New DLA Initiatives to Improve DoD's Hurricane, Disaster Response
By Donna Miles
American Forces Press Service
WASHINGTON, May 30, 2006 With hurricane season just days away, three new initiatives have officials here at the Defense Logistics Agency headquarters confident they're more prepared than ever to support the Federal Emergency Management Agency if needed.
Even before the ink had dried on after-action reviews from the 2005 hurricane season, DLA was already at work, coordinating with FEMA and other agencies to improve its ability to support hurricanes and any other contingency operation in the United States, Army Col. Eric Smith, staff director for DLA's Logistics Operations Center, told American Forces Press Service.
"We never stopped preparing for this (hurricane) season," Smith said.
DLA looked at lessons learned from hurricanes Katrina, Rita and Wilma and has been meeting regularly with FEMA to ensure it's ready to provide the best, most timely support possible in the event of a natural or manmade disaster, he said.
"We looked at lessons learned and immediately started meeting with FEMA and planning," he said.
One outcome of those meetings is a new interagency agreement between the Defense Department and FEMA that streamlines the preplanning and disaster assistance process.
The agreement, signed March 31, helps clear up any misunderstandings about responsibilities and authorities when a disaster occurs. "It basically says, 'We know this is going to happen, so let's mitigate it by putting pre-approvals in place,'" Smith said.
The new agreement gives DLA responsibility for procuring, storing and managing materiel for disaster relief missions, along with the required funding.
In 2005, food was DLA's biggest contribution to hurricane relief efforts. The agency provided more than $324 million in meals, both individually packaged military rations and commercial meals, Smith said.
To prepare for the upcoming season, DLA is storing and managing 250,000 cases of military rations -- about 3 million meals -- that can be diverted to disaster areas as needed, he said.
But these rations -- known as meals, ready-to-eat -- will be used only as a stopgap measure until civilian meals can be provided, he said. This year, DLA also has contracts in place with commercial vendors that, if called upon, would quickly provide meal packages of products commonly seen on supermarket shelves: canned stew, canned iced tea and packaged treats, among them.
DLA also is prepared to provide water, ice, blankets, cots, medical supplies, fuel and tarps. "If they call on us and need us, we're ready to respond," Smith said.
Two new DLA initiatives will help ensure the agency can respond faster and more efficiently.
In 2005, DLA kept track of the goods it provided FEMA but lost sight of where they went after the handoff. As a result, responders in the disaster area sometimes didn't know where to find what they needed or who to ask to find out, Smith explained. "We had plenty of food there, but no one knew where it was, and we couldn't tell them," he said.
That won't happen during the 2006 hurricane season. A new in-transit visibility system will use satellites to track DLA deliveries to the disaster zone. DLA will report the whereabouts of those shipments to FEMA every six hours until they're delivered, Smith said.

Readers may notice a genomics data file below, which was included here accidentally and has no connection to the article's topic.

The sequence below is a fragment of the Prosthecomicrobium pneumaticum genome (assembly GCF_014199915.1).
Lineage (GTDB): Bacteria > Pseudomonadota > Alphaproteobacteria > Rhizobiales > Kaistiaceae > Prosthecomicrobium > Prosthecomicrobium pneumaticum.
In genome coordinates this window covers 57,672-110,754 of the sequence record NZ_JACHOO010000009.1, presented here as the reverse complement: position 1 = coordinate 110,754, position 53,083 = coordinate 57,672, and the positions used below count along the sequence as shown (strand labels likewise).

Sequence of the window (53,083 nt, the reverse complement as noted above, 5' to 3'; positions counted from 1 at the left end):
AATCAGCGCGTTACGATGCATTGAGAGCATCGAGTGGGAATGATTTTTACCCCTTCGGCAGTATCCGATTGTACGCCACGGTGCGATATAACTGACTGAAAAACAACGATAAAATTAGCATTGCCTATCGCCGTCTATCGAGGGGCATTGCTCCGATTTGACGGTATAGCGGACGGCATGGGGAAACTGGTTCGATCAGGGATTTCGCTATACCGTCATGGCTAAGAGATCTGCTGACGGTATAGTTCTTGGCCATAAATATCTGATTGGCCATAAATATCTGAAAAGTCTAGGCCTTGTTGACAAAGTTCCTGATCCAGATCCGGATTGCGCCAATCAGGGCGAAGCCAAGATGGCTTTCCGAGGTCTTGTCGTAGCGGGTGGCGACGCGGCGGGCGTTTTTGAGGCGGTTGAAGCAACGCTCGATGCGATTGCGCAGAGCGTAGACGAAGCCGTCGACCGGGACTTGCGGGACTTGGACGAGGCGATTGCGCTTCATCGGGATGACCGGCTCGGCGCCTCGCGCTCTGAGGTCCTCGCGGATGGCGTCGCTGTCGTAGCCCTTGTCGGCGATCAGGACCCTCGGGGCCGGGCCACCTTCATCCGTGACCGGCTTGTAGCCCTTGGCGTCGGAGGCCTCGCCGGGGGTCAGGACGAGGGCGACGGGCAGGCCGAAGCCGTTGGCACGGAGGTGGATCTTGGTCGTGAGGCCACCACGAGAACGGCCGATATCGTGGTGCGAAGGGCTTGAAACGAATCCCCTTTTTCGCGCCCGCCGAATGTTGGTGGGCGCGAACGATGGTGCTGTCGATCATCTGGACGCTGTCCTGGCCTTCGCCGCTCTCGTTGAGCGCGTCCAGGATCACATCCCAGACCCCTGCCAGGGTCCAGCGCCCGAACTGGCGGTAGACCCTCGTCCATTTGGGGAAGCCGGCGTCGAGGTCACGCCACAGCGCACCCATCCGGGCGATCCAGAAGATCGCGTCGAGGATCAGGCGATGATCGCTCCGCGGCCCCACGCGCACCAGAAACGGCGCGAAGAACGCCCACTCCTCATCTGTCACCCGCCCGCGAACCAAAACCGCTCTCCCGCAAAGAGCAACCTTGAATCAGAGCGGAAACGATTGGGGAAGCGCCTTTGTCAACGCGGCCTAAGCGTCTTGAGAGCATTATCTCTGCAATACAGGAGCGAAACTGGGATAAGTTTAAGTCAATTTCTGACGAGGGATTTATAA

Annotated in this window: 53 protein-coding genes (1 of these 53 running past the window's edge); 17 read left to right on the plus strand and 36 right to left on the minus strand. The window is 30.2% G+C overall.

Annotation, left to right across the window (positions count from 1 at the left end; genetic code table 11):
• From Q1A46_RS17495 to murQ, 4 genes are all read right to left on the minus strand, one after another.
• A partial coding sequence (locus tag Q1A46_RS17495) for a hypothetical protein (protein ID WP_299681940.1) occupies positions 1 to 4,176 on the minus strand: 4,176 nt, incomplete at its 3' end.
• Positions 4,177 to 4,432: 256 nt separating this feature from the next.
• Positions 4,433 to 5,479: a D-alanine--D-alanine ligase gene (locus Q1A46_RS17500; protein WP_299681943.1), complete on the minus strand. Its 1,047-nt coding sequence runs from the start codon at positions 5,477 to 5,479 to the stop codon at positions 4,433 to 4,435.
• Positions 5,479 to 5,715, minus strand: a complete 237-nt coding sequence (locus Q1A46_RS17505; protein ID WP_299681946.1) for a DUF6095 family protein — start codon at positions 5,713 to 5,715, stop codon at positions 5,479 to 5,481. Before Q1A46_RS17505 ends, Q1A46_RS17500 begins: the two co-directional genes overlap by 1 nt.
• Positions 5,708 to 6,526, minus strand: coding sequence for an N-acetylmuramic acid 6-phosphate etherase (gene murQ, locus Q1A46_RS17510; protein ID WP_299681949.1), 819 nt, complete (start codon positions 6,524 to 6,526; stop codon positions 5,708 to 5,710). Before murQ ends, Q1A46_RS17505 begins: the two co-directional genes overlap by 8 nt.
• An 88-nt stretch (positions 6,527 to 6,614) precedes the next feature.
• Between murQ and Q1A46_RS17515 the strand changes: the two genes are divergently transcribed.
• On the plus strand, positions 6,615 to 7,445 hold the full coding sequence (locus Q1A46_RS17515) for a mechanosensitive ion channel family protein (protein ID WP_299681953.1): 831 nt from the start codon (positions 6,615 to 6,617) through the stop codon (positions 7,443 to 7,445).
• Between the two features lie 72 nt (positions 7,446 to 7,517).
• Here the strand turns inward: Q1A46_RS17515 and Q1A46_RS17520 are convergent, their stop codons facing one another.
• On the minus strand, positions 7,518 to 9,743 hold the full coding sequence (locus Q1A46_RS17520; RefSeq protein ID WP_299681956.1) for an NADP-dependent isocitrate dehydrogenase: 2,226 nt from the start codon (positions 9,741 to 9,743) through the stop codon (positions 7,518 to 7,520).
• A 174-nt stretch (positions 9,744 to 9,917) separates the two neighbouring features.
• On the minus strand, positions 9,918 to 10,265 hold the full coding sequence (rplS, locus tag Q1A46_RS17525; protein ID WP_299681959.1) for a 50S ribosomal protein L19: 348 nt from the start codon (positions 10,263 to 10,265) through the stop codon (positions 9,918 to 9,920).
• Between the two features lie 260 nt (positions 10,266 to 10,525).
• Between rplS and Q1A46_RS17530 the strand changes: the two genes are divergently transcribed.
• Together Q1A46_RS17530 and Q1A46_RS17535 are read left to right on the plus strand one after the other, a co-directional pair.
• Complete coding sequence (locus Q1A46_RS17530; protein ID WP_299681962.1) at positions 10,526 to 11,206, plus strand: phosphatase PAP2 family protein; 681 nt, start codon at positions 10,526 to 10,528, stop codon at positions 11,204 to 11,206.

Whenever feasible, DLA will deliver its supplies exactly where they're needed, rather than handing them off to FEMA to distribute, he said. But when a handoff is necessary, FEMA will now use its own Global Positioning System tracking devices to monitor where these goods move within the zone.
"This will give us 100 percent in-transit visibility," Smith said. "It ensures 'eyes on' throughout the process."
A new deployable depot capability will also help improve the way relief supplies are distributed. This concept, developed for operations in Iraq and Afghanistan, is expected to become operational exactly as hurricane season opens June 1.
Basically, a 75-person team will remain on call, ready to deploy within 96 hours to set up a mobile mini-depot exactly where it's needed. There, it would quickly begin to receive and store goods and run a warehousing operation, Smith explained.
Once established, the depot would be able to process material to support 200,000 people a day with meals, water ice, tarps and other supplies and to process about 130 truck deliveries a day, Smith said.
Smith said he's confident these initiatives will help speed up DLA's, and as a result, the entire federal government's response in the event of a disaster or other emergency. "We have done an assessment of what we provided before, and we're ready to go, for contingency operations as well as disaster support," he said.
But in gearing up for a potential stateside disaster, DLA remains focuses on its primary mission of supporting warfighters, Smith said.
"We have not lost sight and will not lose sight of our forward deployed forces in the global war on terror," he said. In the event of a conflict, "there's an understanding that this is what comes first," he said.
By pre-planning and putting processes in place so they're ready to go when they're needed, DLA will ensure it's always ready to support its men and women in uniform while helping support the homeland in the event of a crisis, Smith said.